I finished this book over a month ago but other travel and some tendonitis kept me from getting back to this blog. Yet the book lingers with me and I want to remember a few things that hold a bit of legacy for me.
I’m not surprised that Amor Towles’ other book is called the Rules of Civility. It was that enduring civility of the main character in this book that let me breathe easier. There is a way to be true to one’s self and yet be civil to others, in small and in momentous ways. I don’t think I realized how tired I am of the direction of our public discourse, no matter what political persuasion. Civility is closely related to the practice of listening that I have long supported and promoted. It is the recognition of the other as a human being first and that each of us deserve not only to be listened to, but to open ourselves to be changed by it. And if we still disagree, to look for that which might bind us anyway instead of only springing on that which sends us to the far poles of opinion. Yet unlike listening, civility also informs how one verbally responds and also one’s actions. I was enheartened by the Count’s integrity in response to unfairness, discrimination, and house imprisonment. He maintained civil to those who oppressed him and even amused to watch how this new Bolshevik government of the people began to operate decidedly like the governance it overthrew. I am left with this desire toward more civility in my stance in this world especially with my speech.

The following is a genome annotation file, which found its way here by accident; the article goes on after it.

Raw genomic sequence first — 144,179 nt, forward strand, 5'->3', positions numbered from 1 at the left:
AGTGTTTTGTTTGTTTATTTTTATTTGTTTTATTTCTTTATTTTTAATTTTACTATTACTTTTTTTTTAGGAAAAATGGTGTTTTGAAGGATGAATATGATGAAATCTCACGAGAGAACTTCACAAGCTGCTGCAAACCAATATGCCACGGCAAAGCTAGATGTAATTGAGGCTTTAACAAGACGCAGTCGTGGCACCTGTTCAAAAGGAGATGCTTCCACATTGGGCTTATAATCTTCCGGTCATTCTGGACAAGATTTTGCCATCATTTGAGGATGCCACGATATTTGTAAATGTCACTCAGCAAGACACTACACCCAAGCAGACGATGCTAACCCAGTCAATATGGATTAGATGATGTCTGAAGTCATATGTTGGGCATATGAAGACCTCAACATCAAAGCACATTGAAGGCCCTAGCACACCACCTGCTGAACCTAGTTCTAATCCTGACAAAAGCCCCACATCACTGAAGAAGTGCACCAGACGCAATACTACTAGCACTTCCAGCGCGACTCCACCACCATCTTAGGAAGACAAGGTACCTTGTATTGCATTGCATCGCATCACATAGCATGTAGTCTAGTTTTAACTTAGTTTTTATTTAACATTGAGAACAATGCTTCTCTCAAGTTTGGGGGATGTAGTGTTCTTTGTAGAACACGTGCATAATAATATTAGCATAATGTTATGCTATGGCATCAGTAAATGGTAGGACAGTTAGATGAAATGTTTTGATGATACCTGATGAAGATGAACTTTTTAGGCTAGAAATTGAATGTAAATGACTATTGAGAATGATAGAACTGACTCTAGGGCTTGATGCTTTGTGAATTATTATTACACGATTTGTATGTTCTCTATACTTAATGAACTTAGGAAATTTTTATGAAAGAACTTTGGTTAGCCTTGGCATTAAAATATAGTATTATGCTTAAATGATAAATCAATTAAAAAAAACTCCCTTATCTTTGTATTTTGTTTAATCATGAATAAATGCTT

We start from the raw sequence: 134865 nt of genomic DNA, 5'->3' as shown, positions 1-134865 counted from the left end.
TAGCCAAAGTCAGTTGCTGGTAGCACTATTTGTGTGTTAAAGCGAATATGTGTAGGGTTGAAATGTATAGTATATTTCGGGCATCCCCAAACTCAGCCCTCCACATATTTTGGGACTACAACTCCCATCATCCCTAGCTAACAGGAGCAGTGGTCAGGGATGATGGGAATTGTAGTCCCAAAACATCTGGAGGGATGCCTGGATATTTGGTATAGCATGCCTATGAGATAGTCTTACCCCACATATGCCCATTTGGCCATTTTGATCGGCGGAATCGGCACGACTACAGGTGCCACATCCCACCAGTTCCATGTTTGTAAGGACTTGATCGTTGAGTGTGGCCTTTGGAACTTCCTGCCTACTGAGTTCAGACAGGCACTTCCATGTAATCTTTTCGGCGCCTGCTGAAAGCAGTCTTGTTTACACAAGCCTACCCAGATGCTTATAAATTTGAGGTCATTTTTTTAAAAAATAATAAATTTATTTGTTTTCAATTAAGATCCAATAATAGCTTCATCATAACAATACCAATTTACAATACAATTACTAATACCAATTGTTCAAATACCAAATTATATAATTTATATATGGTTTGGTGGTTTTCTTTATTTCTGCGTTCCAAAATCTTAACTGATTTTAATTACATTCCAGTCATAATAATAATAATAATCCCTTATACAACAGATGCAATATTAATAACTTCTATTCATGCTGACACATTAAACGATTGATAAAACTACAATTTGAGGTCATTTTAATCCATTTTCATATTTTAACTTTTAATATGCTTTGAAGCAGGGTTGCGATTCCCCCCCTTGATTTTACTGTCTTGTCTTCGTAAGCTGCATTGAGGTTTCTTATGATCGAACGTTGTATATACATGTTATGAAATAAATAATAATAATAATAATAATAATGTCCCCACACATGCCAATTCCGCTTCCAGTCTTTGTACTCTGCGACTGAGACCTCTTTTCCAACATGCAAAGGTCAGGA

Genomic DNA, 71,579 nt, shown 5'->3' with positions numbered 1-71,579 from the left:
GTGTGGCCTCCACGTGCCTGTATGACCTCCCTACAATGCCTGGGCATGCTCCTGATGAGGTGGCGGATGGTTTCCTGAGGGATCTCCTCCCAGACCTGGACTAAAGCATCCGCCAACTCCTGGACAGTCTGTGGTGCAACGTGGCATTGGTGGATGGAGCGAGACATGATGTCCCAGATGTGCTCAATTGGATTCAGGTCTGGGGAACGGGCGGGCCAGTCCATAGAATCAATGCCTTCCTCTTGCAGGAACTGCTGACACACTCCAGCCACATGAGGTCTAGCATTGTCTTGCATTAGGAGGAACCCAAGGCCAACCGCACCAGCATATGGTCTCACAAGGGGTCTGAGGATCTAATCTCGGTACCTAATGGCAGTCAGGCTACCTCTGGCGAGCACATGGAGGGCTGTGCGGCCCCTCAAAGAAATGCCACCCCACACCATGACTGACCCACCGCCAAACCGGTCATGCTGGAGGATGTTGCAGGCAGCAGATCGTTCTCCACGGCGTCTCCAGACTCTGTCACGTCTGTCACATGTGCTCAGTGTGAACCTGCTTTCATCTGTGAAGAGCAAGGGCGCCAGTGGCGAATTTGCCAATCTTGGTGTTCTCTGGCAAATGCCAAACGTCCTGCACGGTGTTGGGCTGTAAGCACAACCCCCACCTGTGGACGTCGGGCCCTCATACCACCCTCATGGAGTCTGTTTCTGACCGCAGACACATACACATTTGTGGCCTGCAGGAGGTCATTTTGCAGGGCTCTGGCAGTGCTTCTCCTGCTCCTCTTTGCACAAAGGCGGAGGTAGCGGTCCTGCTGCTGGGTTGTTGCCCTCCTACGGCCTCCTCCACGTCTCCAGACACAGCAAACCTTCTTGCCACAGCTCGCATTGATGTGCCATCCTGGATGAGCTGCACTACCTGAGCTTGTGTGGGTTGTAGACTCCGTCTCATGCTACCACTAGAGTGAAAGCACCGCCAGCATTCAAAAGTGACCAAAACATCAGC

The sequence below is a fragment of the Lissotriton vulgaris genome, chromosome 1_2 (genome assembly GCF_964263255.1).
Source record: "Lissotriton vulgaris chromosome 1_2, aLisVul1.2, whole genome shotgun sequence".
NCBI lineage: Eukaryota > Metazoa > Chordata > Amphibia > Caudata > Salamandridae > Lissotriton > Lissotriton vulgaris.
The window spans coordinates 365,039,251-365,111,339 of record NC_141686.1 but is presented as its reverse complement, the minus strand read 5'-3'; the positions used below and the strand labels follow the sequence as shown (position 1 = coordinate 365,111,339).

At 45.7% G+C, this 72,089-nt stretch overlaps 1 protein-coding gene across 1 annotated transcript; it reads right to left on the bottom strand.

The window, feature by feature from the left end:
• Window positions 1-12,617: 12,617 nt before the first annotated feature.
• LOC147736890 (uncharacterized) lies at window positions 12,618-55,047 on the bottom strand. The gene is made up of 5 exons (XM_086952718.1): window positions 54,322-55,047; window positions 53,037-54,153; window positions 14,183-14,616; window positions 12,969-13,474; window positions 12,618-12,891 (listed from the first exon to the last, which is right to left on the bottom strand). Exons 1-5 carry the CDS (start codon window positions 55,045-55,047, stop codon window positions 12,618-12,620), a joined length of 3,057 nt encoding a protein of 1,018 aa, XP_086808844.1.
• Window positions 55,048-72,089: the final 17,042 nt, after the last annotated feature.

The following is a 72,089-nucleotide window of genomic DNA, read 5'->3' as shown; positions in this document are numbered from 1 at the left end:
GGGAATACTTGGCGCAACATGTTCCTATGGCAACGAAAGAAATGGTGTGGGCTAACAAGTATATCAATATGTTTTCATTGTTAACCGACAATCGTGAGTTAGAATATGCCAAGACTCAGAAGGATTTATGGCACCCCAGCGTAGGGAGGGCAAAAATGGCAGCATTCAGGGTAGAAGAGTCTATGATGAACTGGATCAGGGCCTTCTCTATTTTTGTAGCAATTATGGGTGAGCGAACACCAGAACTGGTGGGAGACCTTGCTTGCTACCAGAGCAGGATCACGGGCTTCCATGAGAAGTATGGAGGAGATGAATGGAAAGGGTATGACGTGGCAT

The quote from this book now in my journal is from the Essays of Montaigne that the gentleman takes to read: “The commonest way of softening the hearts of those we have offended, when, vengeance in hand, they hold us at their mercy, is by submission, to move them to commiseration and pity. However, audacity and steadfastness–entirely country means–have sometimes served to produce the same effect. ” And from the same page (23), “Life will entice after all.”
And I loved that it prompted me to watch Casablanca again with Humphrey Bogart and Ingrid Bergman. How that was surprisingly woven into this story of a man relegated to live his life in a Moscow hotel and never leave it intrigued me. (And interesting to see a very young Peter Lorre). And here is the quote from the book reflecting on a scene from Casablanca:
“And in the center of oasis was Rick. As the Count’s friend had observed, the saloonkeeper’s cool response to Ugartes’s arrest and his instruction for the band to play on could suggest a certain indifference to the fates of men. But in setting upright the cocktail glass in the aftermath of the commotion, didn’t he also exhibit an essential faith that by the smallest of one’s actions one can restore some sense of order to the world?”